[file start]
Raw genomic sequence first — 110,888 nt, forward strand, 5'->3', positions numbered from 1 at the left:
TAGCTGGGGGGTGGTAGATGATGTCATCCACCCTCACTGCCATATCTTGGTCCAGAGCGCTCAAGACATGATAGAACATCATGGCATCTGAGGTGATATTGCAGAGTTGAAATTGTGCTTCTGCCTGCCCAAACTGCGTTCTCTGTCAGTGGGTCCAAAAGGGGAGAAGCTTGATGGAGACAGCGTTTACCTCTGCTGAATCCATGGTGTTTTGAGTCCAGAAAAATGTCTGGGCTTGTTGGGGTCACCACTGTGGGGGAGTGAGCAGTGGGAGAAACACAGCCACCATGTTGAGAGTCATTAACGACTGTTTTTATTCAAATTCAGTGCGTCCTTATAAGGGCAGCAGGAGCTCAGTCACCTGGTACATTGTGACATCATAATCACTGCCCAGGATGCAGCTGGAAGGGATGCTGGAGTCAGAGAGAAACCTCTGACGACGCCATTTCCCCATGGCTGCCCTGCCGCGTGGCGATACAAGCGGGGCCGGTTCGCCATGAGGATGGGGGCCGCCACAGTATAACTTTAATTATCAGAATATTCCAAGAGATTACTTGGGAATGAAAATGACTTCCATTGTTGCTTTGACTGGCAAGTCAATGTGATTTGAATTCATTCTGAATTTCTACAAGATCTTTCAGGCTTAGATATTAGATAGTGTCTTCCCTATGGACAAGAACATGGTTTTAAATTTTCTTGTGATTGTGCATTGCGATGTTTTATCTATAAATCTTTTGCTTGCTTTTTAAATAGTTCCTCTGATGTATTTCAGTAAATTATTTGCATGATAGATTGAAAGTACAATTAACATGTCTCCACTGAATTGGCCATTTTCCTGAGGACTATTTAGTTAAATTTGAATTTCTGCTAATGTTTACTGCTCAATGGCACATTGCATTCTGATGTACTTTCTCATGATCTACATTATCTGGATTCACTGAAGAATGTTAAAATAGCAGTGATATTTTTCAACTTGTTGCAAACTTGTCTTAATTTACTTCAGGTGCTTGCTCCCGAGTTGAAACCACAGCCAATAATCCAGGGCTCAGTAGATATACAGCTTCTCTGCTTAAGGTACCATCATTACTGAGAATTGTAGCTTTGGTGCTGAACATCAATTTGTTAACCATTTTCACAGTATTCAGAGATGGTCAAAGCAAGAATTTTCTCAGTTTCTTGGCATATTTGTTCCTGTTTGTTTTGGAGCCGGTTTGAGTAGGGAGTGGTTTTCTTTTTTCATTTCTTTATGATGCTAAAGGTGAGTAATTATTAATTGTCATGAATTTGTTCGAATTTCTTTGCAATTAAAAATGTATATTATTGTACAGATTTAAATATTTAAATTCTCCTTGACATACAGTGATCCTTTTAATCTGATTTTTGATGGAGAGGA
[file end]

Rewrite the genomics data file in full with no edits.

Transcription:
Raw genomic sequence first — 110,888 nt, forward strand, 5'->3', positions numbered from 1 at the left:
TAGCTGGGGGGTGGTAGATGATGTCATCCACCCTCACTGCCATATCTTGGTCCAGAGCGCTCAAGACATGATAGAACATCATGGCATCTGAGGTGATATTGCAGAGTTGAAATTGTGCTTCTGCCTGCCCAAACTGCGTTCTCTGTCAGTGGGTCCAAAAGGGGAGAAGCTTGATGGAGACAGCGTTTACCTCTGCTGAATCCATGGTGTTTTGAGTCCAGAAAAATGTCTGGGCTTGTTGGGGTCACCACTGTGGGGGAGTGAGCAGTGGGAGAAACACAGCCACCATGTTGAGAGTCATTAACGACTGTTTTTATTCAAATTCAGTGCGTCCTTATAAGGGCAGCAGGAGCTCAGTCACCTGGTACATTGTGACATCATAATCACTGCCCAGGATGCAGCTGGAAGGGATGCTGGAGTCAGAGAGAAACCTCTGACGACGCCATTTCCCCATGGCTGCCCTGCCGCGTGGCGATACAAGCGGGGCCGGTTCGCCATGAGGATGGGGGCCGCCACAGTATAACTTTAATTATCAGAATATTCCAAGAGATTACTTGGGAATGAAAATGACTTCCATTGTTGCTTTGACTGGCAAGTCAATGTGATTTGAATTCATTCTGAATTTCTACAAGATCTTTCAGGCTTAGATATTAGATAGTGTCTTCCCTATGGACAAGAACATGGTTTTAAATTTTCTTGTGATTGTGCATTGCGATGTTTTATCTATAAATCTTTTGCTTGCTTTTTAAATAGTTCCTCTGATGTATTTCAGTAAATTATTTGCATGATAGATTGAAAGTACAATTAACATGTCTCCACTGAATTGGCCATTTTCCTGAGGACTATTTAGTTAAATTTGAATTTCTGCTAATGTTTACTGCTCAATGGCACATTGCATTCTGATGTACTTTCTCATGATCTACATTATCTGGATTCACTGAAGAATGTTAAAATAGCAGTGATATTTTTCAACTTGTTGCAAACTTGTCTTAATTTACTTCAGGTGCTTGCTCCCGAGTTGAAACCACAGCCAATAATCCAGGGCTCAGTAGATATACAGCTTCTCTGCTTAAGGTACCATCATTACTGAGAATTGTAGCTTTGGTGCTGAACATCAATTTGTTAACCATTTTCACAGTATTCAGAGATGGTCAAAGCAAGAATTTTCTCAGTTTCTTGGCATATTTGTTCCTGTTTGTTTTGGAGCCGGTTTGAGTAGGGAGTGGTTTTCTTTTTTCATTTCTTTATGATGCTAAAGGTGAGTAATTATTAATTGTCATGAATTTGTTCGAATTTCTTTGCAATTAAAAATGTATATTATTGTACAGATTTAAATATTTAAATTCTCCTTGACATACAGTGATCCTTTTAATCTGATTTTTGATGGAGAGGA